Said another way, have you “sold out” to the ungodly influences of this world, or is your first allegiance and identity as one who believes in and follows Jesus Christ?

Friend of God

What is the alternative, then, to being a friend of the world in the wrong sense? Let’s look first at what James says, and then we’ll consider some of the answers Christians have tried over the ages.

In verses 5-6, James appeals to scriptural authority and teaching, saying first that God has purposefully placed His Spirit in the hearts of believers. More than that, God’s purpose in doing so is to demonstrate His grace and cause us to grow in humility.

In response to God’s action and purpose, James goes on to list a number of faithful human responses to God’s grace, contrasting the sequence of unfaithful responses at the beginning of the chapter. In contrast to that worldly source of quarrels and conflicts, now we have God’s Spirit, abiding in us as God’s purposed grace, as the source that results in the following:

Submission to God
Resisting the devil
Drawing near to God
Cleansing our hands
Purifying our hearts
Humbling ourselves in God’s presence

You might read verses 9-10 and think James is directly contradicting Scripture that elsewhere speaks of mourning being turned into rejoicing. Here he directs our laughter to be turned into mourning and our joy to gloom! (v. 9) Again, as we’ve studied on Wednesday nights, the context is crucial. He is directly contrasting the ungodly influences of verses 1-3, and the false laughter and joy of pursuing worldly things.

In other words, James is issuing a call to repentance for any whose source is the polluted or salt water of ungodly influences. As is most always the case, repentance involves humility, sorrow, and a kind of godly brokenness that recognizes how one has turned away from God in some way. That’s why all this is couched in the exhortations to “submit to God” and “draw near to God” (vv. 7-8).

So, a true friend of God is one who looks to God as the source of grace, hope, and purpose, through faith and trust in Jesus Christ and the power of the Holy Spirit, at work in our lives.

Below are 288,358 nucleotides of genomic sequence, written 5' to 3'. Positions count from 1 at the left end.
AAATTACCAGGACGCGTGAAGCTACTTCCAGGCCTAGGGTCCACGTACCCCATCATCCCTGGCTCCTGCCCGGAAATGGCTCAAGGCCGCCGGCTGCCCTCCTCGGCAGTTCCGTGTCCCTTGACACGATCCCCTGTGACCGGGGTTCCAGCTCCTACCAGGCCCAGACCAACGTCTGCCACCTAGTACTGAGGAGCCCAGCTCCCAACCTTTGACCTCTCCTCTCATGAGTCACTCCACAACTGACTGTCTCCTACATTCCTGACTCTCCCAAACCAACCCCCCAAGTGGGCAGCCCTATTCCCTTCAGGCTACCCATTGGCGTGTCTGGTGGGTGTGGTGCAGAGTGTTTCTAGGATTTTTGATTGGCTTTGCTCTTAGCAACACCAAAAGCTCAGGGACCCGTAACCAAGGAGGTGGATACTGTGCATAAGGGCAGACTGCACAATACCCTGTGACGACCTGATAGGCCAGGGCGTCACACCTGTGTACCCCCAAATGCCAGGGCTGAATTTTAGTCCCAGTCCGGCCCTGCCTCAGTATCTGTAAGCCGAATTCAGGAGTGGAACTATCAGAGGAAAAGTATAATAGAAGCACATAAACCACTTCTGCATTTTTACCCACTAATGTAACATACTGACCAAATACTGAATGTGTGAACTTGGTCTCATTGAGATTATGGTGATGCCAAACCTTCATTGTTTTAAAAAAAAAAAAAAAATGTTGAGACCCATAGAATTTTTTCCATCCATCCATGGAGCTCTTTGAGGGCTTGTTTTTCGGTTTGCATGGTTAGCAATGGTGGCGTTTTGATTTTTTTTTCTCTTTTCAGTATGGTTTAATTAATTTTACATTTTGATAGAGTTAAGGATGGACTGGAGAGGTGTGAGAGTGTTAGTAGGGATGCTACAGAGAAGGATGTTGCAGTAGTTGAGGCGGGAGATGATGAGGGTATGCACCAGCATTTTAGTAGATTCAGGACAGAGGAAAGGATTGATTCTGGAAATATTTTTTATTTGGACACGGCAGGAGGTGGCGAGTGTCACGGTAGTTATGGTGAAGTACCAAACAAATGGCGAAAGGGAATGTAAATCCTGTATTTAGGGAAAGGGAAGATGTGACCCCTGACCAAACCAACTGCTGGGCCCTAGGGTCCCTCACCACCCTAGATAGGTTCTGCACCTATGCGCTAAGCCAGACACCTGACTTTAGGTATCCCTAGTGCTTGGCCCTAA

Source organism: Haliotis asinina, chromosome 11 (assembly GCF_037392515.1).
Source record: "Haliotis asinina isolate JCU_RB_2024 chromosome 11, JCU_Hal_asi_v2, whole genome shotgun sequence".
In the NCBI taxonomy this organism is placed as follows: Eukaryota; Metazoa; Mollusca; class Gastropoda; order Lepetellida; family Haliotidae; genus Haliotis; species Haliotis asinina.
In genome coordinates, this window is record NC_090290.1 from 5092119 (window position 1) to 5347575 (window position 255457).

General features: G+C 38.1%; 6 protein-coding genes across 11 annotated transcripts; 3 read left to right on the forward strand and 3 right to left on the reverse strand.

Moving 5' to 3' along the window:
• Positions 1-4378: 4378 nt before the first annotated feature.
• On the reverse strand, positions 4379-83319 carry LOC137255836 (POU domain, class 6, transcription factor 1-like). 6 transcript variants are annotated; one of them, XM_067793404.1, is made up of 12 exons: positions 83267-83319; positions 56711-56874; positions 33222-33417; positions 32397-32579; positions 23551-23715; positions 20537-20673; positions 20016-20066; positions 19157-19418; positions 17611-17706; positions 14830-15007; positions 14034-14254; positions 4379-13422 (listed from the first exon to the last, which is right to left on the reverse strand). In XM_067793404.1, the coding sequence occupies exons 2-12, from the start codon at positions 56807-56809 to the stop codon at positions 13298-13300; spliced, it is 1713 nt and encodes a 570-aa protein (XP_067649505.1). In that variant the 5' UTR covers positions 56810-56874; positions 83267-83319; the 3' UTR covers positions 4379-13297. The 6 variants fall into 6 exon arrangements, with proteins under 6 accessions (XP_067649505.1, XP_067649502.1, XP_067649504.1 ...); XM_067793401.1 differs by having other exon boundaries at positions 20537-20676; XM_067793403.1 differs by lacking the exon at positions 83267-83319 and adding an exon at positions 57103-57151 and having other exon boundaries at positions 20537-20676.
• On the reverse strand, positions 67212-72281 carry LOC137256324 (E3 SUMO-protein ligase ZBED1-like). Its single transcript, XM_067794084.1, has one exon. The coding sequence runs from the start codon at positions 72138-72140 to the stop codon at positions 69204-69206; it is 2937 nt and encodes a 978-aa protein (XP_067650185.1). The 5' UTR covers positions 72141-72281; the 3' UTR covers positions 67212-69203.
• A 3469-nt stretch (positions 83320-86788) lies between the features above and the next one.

Selling Out or Withdrawing

It’s not too hard to see that selling out or yielding to the ungodly influences of this world are not God’s desire for His followers. The hard question is “What is the alternative?”

One conclusion that many often draw is that Christians must withdraw from the ungodly influences of this world. It’s a kind of variation on the “you cannot serve two Masters teaching.”

The illustrations of this are many, and all around us. And before I start describing them, hear me now say that none of these are necessarily problematic or wrong taken alone – it is the cumulative and, in some cases, comprehensive application of the withdrawal strategy that I want you to ponder.

Just this past week at one of our girls’ soccer practices, Heather was talking to another parent about our enjoyment of the soccer league in which we participate. It is affiliated with Christ Covenant Presbyterian Church and the practices and games are notably marked by good sportsmanship, prayer, encouragement, and team devotions. Understanding it’s just a structure, we would nonetheless call it a “Christians soccer league.” Many of our families have participated in just such a league – either SOAR or CHAMP, or another; many others have also played in more competitive neighborhood and community leagues. Fine; that’s a family choice, no problem.

But that conversation at the soccer match then turned to other sisters and other activities. Our daughter, Abby, takes gymnastics at a local gym in Matthews. Well, the other woman didn’t know what she thought of that. Her daughters did Christian gymnastics at one place, Christian dance at another, and, of course, the Christian soccer we were watching.